Peter Bäckman, CEO of TEDCAP explores the results of a recent exercise that took place in the Dominican Republic, to enhance preparedness in the face of natural disasters.
Resource-rich regions often coincide with geographically diverse areas, such as coastal regions, mountainous areas or volcanic zones.
These areas possess distinct geological characteristics that make them more prone to natural disasters such as hurricanes, earthquakes, tsunamis or volcanic eruptions.
Interestingly, the presence of valuable resources in these regions often results from the same geological processes that contribute to increased geological activity.
The very existence of these resources and those wanting and willing to do anything to exploit them creates a heightened level of exposure to environmental degradation caused by human activity.
These environmental impacts, in turn, elevate the likelihood of natural disasters and hamper the ability of local populations to effectively mitigate and respond to them.
For example, deforestation increases the risk of flooding and landslides, while impeding proper development and preparedness in nearby communities.
In Northern Latin America (NOLA) and the Central and Caribbean region, where I have lived and worked for over two decades (as well as where TEDCAP has its operations), the correlation between resource abundance, demographic growth and vulnerability to natural disasters is particularly evident.
This area encompasses diverse countries with rich reserves of natural resources, such as oil, gas, minerals and agricultural land.
The geography of the region plays a significant role in its susceptibility to natural disasters.
Coastal areas are exposed to tropical storms and hurricanes that can cause extensive damage, while volcanic activity is prevalent in several zones.
The region experiences seismic activity due to its location along tectonic plate boundaries, making earthquakes a recurring threat.
Over the course of the last year, the Dominican Republic Center of Emergency Operations (COE), US Southern Command, US Department of Defense and TEDCAP, serving as the public-private liaison, engaged in a rigorous preparation and planning process for a regional disaster management exercise named CENTAM Guardian 2023.
In May, the CENTAM Guardian 2023 exercises took place, which aim to enhance regional co-ordination, preparedness and response capabilities, to reduce the impact of natural disasters and safeguard the well-being of Caribbean and NOLA populations.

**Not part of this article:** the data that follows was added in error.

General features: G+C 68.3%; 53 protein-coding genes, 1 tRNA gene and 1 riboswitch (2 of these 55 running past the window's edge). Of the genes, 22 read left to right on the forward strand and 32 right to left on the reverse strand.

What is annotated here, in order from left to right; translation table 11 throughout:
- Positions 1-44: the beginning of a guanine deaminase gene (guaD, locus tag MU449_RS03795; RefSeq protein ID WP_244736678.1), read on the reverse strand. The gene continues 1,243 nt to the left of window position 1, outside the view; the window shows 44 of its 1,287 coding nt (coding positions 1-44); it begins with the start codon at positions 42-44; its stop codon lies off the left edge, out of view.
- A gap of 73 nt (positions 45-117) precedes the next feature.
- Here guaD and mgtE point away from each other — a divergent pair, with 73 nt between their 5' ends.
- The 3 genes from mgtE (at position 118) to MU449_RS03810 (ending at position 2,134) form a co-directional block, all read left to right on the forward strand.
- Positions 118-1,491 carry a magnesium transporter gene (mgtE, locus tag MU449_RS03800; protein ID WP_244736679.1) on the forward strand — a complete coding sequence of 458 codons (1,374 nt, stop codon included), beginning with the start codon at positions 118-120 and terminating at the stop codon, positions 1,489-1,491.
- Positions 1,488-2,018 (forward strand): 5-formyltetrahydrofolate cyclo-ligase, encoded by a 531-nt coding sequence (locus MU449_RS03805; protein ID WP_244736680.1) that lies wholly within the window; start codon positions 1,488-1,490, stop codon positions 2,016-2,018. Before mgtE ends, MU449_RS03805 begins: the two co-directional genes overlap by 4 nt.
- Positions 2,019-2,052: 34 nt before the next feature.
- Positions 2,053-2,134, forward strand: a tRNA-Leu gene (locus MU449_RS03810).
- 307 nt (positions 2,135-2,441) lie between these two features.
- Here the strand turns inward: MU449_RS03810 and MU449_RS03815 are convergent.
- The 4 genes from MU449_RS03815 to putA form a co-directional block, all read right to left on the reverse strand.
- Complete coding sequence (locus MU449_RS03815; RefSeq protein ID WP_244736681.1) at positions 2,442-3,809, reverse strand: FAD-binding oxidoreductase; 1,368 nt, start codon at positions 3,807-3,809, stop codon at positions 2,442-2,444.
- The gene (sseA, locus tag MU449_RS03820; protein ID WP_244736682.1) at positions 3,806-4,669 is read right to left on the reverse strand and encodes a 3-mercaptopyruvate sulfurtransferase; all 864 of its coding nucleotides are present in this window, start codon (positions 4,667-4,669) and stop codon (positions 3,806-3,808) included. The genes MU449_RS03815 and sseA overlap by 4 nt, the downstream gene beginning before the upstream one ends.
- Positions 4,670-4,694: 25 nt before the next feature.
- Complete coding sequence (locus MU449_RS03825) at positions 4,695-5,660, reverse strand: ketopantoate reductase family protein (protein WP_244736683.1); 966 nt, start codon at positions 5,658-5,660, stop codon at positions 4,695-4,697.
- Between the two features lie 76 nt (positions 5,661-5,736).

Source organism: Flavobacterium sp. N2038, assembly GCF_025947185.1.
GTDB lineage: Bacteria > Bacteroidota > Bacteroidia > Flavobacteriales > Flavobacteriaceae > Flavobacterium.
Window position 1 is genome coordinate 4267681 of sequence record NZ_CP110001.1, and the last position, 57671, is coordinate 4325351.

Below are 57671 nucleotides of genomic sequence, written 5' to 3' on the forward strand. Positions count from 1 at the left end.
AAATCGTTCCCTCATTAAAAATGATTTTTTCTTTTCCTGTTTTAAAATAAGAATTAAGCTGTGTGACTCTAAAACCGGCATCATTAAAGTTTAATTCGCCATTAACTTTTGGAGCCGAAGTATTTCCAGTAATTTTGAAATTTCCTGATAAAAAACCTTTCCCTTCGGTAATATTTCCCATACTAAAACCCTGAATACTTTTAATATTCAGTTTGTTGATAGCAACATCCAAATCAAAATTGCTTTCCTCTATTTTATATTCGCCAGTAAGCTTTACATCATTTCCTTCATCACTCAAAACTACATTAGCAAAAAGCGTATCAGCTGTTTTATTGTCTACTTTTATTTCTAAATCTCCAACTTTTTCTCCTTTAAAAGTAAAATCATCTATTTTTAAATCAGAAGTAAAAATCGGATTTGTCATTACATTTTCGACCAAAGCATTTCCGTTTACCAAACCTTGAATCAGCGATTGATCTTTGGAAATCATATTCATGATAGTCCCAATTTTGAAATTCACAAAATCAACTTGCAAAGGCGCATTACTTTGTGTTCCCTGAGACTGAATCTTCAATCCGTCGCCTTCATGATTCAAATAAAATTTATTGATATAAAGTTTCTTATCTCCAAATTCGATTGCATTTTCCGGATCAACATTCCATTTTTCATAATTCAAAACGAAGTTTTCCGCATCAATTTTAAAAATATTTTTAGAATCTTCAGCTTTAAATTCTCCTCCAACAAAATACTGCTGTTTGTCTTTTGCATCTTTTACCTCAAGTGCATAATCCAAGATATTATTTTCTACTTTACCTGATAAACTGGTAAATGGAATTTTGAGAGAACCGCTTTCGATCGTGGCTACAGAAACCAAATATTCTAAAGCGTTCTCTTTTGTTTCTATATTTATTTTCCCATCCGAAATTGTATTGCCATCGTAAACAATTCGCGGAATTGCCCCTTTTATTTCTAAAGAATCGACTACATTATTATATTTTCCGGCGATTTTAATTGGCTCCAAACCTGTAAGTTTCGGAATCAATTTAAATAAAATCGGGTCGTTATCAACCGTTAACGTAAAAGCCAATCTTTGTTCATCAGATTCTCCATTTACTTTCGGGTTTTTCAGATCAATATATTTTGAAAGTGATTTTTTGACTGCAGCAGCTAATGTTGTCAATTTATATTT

This year, the Dominican Republic was the host nation for the exercise, which was led by the US Southern Command.
As the risk management expert and representative for the private sector in the activity, I was working closely with the exercise committee to make sure that all the companies participating had their needs and requirements addressed and included, since they all play an essential role in the management of and recovery from a disastrous event such as a hurricane or earthquake.
By conducting joint exercises, training programs and simulations, the initiative seeks to improve co-ordination and communication among governments, emergency response agencies and other relevant stakeholders.
The exercises provided an opportunity to test existing disaster response plans, identify gaps and enhance overall preparedness and security.
I have not only experienced the raw power and devastation caused by earthquakes and hurricanes, but also witnessed firsthand the enduring effects they have on the human psyche and business continuity.
From the temporary closure of vital infrastructure and transportation systems to the damage inflicted upon commercial establishments, the impact on organizations can be severe and long-lasting.
These impacts reinforce the necessity for businesses to prioritize risk management, develop robust contingency plans and invest in disaster-resistant infrastructure to ensure their resilience in the face of future challenges.
Natural disasters have taught me valuable lessons about the resilience of individuals and communities in the face of adversity.
Additionally, the constant social and political unrest that often accompanies such events has deepened my understanding of the interconnectedness between environmental and socio-political factors in shaping disaster response and recovery.
At TEDCAP, we recognized that the private sector needed a methodology that they could follow to improve their current situation, so we developed the Corporate Community Resilience Program (CCRP).
As a unique initiative, the CCRP provides a framework for private organizations to support adjoined communities, increasing the strength of the organization.
The CCRP is based on the premise that the most valuable resources of a company are its people: its employees and their families.